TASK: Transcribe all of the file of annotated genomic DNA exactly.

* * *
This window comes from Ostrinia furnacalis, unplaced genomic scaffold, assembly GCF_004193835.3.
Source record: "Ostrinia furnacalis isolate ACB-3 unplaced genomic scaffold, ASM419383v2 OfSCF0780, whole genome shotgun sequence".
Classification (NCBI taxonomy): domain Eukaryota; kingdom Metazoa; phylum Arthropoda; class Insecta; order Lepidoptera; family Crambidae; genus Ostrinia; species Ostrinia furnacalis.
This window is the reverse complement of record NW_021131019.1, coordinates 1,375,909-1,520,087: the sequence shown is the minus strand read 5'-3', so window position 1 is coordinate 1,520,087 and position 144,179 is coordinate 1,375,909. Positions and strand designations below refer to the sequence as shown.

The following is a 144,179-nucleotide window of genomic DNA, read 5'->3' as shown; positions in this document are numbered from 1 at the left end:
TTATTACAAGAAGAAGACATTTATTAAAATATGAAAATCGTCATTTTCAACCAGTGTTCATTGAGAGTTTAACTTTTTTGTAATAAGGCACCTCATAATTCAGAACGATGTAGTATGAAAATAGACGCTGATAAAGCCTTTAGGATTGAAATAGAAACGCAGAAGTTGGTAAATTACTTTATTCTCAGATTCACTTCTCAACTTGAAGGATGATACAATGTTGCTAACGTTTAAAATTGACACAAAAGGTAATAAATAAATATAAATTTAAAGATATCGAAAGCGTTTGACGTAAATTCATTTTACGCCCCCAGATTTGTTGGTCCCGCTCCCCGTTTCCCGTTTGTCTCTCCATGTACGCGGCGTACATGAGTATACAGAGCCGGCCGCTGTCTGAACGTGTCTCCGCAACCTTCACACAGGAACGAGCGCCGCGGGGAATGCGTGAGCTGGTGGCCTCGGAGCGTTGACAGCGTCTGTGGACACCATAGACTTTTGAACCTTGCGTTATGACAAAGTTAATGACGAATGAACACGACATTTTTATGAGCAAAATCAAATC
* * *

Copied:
This window comes from Ostrinia furnacalis, unplaced genomic scaffold, assembly GCF_004193835.3.
Source record: "Ostrinia furnacalis isolate ACB-3 unplaced genomic scaffold, ASM419383v2 OfSCF0780, whole genome shotgun sequence".
Classification (NCBI taxonomy): domain Eukaryota; kingdom Metazoa; phylum Arthropoda; class Insecta; order Lepidoptera; family Crambidae; genus Ostrinia; species Ostrinia furnacalis.
This window is the reverse complement of record NW_021131019.1, coordinates 1,375,909-1,520,087: the sequence shown is the minus strand read 5'-3', so window position 1 is coordinate 1,520,087 and position 144,179 is coordinate 1,375,909. Positions and strand designations below refer to the sequence as shown.

The following is a 144,179-nucleotide window of genomic DNA, read 5'->3' as shown; positions in this document are numbered from 1 at the left end:
TTATTACAAGAAGAAGACATTTATTAAAATATGAAAATCGTCATTTTCAACCAGTGTTCATTGAGAGTTTAACTTTTTTGTAATAAGGCACCTCATAATTCAGAACGATGTAGTATGAAAATAGACGCTGATAAAGCCTTTAGGATTGAAATAGAAACGCAGAAGTTGGTAAATTACTTTATTCTCAGATTCACTTCTCAACTTGAAGGATGATACAATGTTGCTAACGTTTAAAATTGACACAAAAGGTAATAAATAAATATAAATTTAAAGATATCGAAAGCGTTTGACGTAAATTCATTTTACGCCCCCAGATTTGTTGGTCCCGCTCCCCGTTTCCCGTTTGTCTCTCCATGTACGCGGCGTACATGAGTATACAGAGCCGGCCGCTGTCTGAACGTGTCTCCGCAACCTTCACACAGGAACGAGCGCCGCGGGGAATGCGTGAGCTGGTGGCCTCGGAGCGTTGACAGCGTCTGTGGACACCATAGACTTTTGAACCTTGCGTTATGACAAAGTTAATGACGAATGAACACGACATTTTTATGAGCAAAATCAAATC